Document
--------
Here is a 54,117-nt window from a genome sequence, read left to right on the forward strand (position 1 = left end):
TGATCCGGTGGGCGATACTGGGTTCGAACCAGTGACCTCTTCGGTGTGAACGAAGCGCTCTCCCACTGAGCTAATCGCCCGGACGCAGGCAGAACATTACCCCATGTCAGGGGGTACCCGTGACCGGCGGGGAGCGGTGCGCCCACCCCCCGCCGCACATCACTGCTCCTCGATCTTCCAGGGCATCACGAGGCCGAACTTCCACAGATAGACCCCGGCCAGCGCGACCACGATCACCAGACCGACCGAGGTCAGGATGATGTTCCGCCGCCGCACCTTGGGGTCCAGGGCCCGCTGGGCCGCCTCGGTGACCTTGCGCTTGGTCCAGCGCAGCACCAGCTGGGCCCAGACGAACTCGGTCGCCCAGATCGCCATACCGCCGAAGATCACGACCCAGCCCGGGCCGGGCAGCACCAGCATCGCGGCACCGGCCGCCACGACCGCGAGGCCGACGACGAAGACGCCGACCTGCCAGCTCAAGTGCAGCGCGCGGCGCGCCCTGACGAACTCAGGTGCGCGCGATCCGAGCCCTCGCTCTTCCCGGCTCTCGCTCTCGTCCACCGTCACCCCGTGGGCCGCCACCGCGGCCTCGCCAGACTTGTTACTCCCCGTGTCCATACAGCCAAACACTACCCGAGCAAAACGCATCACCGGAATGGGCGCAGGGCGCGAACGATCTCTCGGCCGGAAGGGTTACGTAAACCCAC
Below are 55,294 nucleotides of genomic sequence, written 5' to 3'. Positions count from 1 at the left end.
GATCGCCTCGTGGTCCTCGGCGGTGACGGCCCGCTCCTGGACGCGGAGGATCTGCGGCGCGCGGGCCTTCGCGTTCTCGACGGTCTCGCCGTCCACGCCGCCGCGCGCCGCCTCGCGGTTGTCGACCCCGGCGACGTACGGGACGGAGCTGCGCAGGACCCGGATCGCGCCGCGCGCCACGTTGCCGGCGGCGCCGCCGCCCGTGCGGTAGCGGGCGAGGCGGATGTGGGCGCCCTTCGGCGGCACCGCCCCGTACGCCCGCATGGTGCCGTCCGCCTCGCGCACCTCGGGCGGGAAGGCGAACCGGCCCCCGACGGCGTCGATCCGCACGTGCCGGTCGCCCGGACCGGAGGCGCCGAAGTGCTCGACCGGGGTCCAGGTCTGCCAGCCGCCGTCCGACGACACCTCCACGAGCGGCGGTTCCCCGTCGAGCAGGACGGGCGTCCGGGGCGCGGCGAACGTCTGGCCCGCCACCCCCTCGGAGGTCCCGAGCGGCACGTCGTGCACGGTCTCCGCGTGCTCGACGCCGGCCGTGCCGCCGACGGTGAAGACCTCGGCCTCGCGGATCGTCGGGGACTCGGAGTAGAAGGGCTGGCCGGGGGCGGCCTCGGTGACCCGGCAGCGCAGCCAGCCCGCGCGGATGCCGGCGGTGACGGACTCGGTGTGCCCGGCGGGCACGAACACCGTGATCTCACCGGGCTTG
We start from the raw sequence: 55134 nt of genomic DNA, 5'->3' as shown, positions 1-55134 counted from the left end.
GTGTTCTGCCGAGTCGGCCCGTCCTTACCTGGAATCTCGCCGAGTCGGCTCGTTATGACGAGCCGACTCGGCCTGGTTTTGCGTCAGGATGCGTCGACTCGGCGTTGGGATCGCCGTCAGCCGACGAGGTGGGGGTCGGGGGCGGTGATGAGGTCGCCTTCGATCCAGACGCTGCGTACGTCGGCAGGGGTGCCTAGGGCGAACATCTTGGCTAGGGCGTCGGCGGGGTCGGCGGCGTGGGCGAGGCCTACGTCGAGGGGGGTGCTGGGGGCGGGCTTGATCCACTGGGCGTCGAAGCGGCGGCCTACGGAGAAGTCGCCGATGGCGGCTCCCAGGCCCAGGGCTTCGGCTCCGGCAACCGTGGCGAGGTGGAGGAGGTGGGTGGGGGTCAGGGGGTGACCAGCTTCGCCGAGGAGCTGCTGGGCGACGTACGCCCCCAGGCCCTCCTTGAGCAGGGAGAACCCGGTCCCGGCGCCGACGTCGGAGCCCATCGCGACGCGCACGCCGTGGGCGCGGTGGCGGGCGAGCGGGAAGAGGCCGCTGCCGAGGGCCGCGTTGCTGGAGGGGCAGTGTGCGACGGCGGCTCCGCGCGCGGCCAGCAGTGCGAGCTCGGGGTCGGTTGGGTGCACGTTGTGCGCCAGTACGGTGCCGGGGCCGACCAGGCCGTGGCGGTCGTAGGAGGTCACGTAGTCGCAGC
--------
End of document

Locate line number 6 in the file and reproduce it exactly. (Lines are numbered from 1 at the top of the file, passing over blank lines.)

GTGTTCTGCCGAGTCGGCCCGTCCTTACCTGGAATCTCGCCGAGTCGGCTCGTTATGACGAGCCGACTCGGCCTGGTTTTGCGTCAGGATGCGTCGACTCGGCGTTGGGATCGCCGTCAGCCGACGAGGTGGGGGTCGGGGGCGGTGATGAGGTCGCCTTCGATCCAGACGCTGCGTACGTCGGCAGGGGTGCCTAGGGCGAACATCTTGGCTAGGGCGTCGGCGGGGTCGGCGGCGTGGGCGAGGCCTACGTCGAGGGGGGTGCTGGGGGCGGGCTTGATCCACTGGGCGTCGAAGCGGCGGCCTACGGAGAAGTCGCCGATGGCGGCTCCCAGGCCCAGGGCTTCGGCTCCGGCAACCGTGGCGAGGTGGAGGAGGTGGGTGGGGGTCAGGGGGTGACCAGCTTCGCCGAGGAGCTGCTGGGCGACGTACGCCCCCAGGCCCTCCTTGAGCAGGGAGAACCCGGTCCCGGCGCCGACGTCGGAGCCCATCGCGACGCGCACGCCGTGGGCGCGGTGGCGGGCGAGCGGGAAGAGGCCGCTGCCGAGGGCCGCGTTGCTGGAGGGGCAGTGTGCGACGGCGGCTCCGCGCGCGGCCAGCAGTGCGAGCTCGGGGTCGGTTGGGTGCACGTTGTGCGCCAGTACGGTGCCGGGGCCGACCAGGCCGTGGCGGTCGTAGGAGGTCACGTAGTCGCAGC